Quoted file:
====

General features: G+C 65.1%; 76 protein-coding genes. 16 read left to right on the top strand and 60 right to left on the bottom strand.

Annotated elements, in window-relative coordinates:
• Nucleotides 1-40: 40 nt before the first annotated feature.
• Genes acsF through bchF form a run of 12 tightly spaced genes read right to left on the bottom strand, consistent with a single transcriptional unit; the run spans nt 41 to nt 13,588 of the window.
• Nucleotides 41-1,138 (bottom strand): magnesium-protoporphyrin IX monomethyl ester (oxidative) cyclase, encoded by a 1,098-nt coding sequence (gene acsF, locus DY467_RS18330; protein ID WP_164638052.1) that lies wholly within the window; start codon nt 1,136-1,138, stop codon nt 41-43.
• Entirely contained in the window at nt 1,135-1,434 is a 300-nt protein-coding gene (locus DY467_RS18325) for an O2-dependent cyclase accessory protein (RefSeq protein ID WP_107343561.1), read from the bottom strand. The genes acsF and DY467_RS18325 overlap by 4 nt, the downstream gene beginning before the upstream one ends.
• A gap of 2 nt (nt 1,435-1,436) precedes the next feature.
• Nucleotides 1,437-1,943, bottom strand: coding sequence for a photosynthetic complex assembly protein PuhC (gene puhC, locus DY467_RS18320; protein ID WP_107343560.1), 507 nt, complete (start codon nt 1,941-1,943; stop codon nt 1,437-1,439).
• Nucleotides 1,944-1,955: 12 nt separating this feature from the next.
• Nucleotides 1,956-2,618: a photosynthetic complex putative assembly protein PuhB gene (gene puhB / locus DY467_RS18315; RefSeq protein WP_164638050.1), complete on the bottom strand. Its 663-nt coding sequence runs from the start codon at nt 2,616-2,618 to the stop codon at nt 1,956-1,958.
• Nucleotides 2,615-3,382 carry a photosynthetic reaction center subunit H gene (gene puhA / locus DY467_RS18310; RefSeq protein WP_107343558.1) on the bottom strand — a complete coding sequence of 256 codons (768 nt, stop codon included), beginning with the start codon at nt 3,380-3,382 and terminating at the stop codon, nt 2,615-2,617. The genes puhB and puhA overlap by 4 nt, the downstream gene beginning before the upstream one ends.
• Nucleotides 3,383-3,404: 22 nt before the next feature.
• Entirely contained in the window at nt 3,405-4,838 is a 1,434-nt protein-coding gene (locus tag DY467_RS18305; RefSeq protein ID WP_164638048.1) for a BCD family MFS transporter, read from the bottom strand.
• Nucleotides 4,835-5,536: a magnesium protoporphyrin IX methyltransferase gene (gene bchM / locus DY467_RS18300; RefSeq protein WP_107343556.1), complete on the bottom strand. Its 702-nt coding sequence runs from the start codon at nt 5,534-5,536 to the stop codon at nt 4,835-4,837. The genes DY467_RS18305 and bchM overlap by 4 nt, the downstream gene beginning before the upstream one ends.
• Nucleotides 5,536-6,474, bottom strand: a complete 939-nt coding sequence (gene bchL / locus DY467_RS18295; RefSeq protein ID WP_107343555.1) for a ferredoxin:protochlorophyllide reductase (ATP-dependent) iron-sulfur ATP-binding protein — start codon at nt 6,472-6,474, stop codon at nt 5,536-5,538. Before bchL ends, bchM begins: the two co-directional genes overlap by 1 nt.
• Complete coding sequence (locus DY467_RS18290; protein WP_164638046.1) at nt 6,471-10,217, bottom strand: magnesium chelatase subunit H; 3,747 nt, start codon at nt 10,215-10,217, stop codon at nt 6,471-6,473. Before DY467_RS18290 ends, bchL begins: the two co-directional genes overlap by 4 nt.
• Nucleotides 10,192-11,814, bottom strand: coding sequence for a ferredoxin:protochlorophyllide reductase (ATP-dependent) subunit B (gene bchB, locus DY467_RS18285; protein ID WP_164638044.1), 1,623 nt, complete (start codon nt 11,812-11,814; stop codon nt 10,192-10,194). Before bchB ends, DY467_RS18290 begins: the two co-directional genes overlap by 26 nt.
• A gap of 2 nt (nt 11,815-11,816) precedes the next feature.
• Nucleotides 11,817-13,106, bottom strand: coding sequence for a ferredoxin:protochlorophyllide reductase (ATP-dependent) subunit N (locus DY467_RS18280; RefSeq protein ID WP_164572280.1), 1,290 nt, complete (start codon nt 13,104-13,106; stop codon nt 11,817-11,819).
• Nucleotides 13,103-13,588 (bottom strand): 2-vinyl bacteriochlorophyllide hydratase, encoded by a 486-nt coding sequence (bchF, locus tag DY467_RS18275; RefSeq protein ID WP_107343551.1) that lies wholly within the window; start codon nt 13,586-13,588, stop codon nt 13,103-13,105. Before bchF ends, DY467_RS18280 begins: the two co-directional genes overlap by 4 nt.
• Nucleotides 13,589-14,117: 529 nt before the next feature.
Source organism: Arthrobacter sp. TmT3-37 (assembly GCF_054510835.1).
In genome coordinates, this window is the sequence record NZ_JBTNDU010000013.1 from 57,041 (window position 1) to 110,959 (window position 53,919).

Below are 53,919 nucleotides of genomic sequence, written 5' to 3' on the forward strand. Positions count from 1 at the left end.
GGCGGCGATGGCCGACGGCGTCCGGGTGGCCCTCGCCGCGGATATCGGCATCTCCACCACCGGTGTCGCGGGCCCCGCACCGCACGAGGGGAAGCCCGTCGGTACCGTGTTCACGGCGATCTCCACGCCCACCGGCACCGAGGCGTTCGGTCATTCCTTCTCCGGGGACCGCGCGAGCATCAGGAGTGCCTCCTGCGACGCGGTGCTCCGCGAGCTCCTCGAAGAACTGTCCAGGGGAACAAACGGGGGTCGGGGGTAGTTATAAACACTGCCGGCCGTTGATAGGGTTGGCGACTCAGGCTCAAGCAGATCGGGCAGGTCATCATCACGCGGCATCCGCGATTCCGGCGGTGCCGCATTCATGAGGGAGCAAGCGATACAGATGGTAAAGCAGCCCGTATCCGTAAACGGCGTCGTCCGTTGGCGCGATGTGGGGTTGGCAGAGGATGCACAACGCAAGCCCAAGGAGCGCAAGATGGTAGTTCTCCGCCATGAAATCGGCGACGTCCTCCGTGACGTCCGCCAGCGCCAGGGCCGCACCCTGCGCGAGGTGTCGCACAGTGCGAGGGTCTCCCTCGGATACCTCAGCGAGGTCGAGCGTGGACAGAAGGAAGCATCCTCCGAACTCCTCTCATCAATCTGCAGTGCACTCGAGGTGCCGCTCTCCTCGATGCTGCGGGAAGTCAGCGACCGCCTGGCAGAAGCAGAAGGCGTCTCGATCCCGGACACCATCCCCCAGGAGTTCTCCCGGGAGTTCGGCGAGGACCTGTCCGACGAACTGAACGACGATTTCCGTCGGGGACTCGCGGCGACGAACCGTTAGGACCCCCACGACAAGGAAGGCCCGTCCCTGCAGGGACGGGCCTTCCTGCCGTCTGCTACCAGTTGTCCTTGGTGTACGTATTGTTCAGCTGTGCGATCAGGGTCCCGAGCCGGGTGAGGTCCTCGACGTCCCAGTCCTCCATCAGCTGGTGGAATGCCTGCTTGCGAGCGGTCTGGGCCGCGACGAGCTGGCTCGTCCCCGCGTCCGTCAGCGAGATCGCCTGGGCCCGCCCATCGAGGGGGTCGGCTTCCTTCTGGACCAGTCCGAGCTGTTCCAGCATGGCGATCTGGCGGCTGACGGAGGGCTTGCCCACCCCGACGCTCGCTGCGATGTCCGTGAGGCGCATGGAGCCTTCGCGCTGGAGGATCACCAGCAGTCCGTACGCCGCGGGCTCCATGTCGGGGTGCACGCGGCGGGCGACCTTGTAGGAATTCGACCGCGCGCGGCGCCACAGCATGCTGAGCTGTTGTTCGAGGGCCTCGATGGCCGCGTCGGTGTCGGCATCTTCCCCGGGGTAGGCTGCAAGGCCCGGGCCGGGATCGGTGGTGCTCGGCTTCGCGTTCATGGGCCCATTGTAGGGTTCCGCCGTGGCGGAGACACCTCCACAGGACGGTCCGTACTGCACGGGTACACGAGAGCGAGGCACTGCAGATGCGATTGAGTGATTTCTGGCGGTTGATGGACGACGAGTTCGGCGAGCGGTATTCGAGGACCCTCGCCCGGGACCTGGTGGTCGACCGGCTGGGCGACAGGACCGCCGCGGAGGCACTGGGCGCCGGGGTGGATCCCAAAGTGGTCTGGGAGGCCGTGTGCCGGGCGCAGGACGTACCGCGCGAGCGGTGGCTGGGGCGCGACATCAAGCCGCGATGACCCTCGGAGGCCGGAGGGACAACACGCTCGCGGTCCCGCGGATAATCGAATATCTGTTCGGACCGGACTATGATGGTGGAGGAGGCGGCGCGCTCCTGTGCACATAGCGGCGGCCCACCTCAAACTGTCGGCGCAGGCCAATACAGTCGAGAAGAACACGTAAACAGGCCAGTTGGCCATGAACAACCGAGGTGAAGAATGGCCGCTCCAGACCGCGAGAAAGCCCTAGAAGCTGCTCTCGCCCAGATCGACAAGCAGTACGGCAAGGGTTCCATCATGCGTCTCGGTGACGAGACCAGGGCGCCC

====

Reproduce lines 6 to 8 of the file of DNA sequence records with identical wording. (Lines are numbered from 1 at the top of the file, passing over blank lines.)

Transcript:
• Entirely contained in the window at nt 1,135-1,434 is a 300-nt protein-coding gene (locus DY467_RS18325) for an O2-dependent cyclase accessory protein (RefSeq protein ID WP_107343561.1), read from the bottom strand. The genes acsF and DY467_RS18325 overlap by 4 nt, the downstream gene beginning before the upstream one ends.
• A gap of 2 nt (nt 1,435-1,436) precedes the next feature.
• Nucleotides 1,437-1,943, bottom strand: coding sequence for a photosynthetic complex assembly protein PuhC (gene puhC, locus DY467_RS18320; protein ID WP_107343560.1), 507 nt, complete (start codon nt 1,941-1,943; stop codon nt 1,437-1,439).